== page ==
Proper estate planning allows you to make informed decisions about the handling of your assets. Having a plan in place gives you and your loved ones peace of mind knowing that you had the opportunity to maximize the value of your estate and make the designations you wanted.
Knowing the common estate planning mistakes will help you avoid these issues in your legal affairs.
Not updating after major life events
Make sure to revise your estate planning documents after each major life event. For example, if you move to a new state, documents executed in your previous home state may not meet the new state law requirements.
Additionally, if you divorce your former spouse you should review your beneficiary designations since the end of your marriage will not automatically invalidate any gifts made under a life insurance plan or an IRA.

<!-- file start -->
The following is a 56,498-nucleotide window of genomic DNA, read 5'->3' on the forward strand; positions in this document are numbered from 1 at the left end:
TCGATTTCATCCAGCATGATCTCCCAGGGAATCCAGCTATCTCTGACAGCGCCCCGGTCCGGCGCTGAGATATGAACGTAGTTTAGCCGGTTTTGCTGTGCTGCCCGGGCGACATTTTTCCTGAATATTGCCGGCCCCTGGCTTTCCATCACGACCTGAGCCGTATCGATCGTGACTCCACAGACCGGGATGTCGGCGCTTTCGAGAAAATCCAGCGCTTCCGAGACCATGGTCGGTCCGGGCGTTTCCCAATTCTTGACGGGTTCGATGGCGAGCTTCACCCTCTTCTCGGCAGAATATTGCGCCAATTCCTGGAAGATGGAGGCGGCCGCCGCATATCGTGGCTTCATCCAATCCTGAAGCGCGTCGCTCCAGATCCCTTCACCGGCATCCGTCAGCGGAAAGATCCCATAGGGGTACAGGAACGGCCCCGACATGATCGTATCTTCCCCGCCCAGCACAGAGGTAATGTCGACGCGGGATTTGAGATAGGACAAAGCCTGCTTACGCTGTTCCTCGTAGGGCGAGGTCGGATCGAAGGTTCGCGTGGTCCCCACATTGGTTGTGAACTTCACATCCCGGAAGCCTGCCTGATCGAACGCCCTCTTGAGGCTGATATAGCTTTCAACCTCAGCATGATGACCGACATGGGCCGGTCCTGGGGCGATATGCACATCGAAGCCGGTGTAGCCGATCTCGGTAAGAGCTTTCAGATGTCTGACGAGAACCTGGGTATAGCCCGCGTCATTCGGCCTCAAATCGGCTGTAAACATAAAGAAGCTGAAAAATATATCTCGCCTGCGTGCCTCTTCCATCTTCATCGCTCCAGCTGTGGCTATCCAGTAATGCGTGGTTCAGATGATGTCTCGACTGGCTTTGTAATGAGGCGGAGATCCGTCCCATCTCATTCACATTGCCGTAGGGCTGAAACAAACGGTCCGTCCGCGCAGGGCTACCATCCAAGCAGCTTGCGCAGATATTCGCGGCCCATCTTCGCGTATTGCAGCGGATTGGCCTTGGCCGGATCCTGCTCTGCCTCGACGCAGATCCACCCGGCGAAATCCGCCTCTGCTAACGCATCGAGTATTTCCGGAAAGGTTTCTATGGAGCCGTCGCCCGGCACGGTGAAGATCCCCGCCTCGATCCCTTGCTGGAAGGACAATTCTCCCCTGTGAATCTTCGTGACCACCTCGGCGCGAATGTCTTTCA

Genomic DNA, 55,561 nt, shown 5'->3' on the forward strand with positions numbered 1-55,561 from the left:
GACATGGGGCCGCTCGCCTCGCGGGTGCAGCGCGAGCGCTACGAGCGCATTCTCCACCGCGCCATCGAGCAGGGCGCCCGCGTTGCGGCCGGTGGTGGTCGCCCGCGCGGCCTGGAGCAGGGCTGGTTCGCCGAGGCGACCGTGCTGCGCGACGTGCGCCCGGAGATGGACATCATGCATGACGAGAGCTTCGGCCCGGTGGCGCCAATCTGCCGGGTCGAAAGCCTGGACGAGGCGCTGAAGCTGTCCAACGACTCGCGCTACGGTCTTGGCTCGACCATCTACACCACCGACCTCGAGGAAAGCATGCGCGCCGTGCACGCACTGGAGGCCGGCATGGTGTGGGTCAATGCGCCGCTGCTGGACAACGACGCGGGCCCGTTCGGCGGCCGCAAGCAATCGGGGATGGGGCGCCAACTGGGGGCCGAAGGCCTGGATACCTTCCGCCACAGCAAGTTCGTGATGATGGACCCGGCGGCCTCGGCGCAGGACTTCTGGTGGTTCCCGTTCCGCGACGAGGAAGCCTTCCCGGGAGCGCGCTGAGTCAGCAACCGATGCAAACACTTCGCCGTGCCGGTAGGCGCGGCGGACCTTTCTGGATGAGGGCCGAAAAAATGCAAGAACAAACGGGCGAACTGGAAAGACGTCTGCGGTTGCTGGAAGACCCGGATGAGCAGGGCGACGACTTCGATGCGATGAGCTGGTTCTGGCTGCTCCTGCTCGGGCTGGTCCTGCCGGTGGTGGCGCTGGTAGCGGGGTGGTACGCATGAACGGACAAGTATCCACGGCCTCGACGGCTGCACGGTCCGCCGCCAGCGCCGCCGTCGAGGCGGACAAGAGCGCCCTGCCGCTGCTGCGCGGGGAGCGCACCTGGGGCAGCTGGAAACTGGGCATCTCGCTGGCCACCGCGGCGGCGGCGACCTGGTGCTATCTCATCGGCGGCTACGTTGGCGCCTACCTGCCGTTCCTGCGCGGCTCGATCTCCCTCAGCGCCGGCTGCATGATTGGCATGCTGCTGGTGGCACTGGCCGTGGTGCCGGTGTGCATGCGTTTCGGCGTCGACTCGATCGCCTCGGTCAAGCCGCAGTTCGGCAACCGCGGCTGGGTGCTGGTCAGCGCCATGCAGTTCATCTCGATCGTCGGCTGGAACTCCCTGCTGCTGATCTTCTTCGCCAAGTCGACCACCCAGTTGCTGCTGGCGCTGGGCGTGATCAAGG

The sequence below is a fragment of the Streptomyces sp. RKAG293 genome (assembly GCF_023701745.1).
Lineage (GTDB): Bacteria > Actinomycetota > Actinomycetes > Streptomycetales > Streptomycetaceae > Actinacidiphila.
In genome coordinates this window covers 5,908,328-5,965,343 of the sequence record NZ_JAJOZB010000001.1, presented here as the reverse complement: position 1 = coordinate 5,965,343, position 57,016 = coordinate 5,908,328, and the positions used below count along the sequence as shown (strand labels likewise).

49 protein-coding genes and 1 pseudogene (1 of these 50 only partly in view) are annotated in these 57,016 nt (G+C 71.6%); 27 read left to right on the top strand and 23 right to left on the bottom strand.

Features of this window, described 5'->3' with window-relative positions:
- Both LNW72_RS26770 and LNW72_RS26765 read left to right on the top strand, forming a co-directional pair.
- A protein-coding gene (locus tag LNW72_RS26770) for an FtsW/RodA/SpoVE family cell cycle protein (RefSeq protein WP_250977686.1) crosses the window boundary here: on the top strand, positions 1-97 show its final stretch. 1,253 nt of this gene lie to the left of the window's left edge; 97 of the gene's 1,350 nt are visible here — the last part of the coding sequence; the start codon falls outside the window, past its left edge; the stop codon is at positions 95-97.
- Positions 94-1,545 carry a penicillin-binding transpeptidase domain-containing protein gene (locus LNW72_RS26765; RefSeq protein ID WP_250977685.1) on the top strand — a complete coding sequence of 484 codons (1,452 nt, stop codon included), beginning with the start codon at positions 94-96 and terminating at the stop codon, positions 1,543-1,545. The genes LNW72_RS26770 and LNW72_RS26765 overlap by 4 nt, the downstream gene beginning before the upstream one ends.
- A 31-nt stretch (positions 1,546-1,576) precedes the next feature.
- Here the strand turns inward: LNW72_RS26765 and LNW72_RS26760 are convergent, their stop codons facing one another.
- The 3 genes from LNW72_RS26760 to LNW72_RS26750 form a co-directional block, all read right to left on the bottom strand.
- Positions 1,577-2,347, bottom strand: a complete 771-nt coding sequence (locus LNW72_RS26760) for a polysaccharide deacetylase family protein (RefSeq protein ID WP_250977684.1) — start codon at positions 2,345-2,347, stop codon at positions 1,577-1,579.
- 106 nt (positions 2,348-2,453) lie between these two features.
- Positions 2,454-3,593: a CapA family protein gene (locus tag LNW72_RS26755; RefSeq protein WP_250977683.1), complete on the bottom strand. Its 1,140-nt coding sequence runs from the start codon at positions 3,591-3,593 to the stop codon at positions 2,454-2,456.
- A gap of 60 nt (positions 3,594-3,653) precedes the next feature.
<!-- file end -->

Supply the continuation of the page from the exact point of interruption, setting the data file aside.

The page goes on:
Other major moments that affect estate planning include remarriage, the death or marriage of a named beneficiary or separation from your spouse.
Naming minor children as direct beneficiaries
An appointed guardian holds property from an estate for to a minor as children less than 18 years old cannot receive assets directly from an estate. By designating in your will a custodian or trustee for any minor children you select as beneficiaries, you can save the time and expense of a court-appointed guardianship.
Not updating after new estate tax laws
As you work on your estate planning documents, make sure to consult with professionals who are familiar with the current tax laws. The estate tax exemption amount increased significantly over the past decade so people who completed their planning years ago need to assess whether their plans are as tax efficient as possible.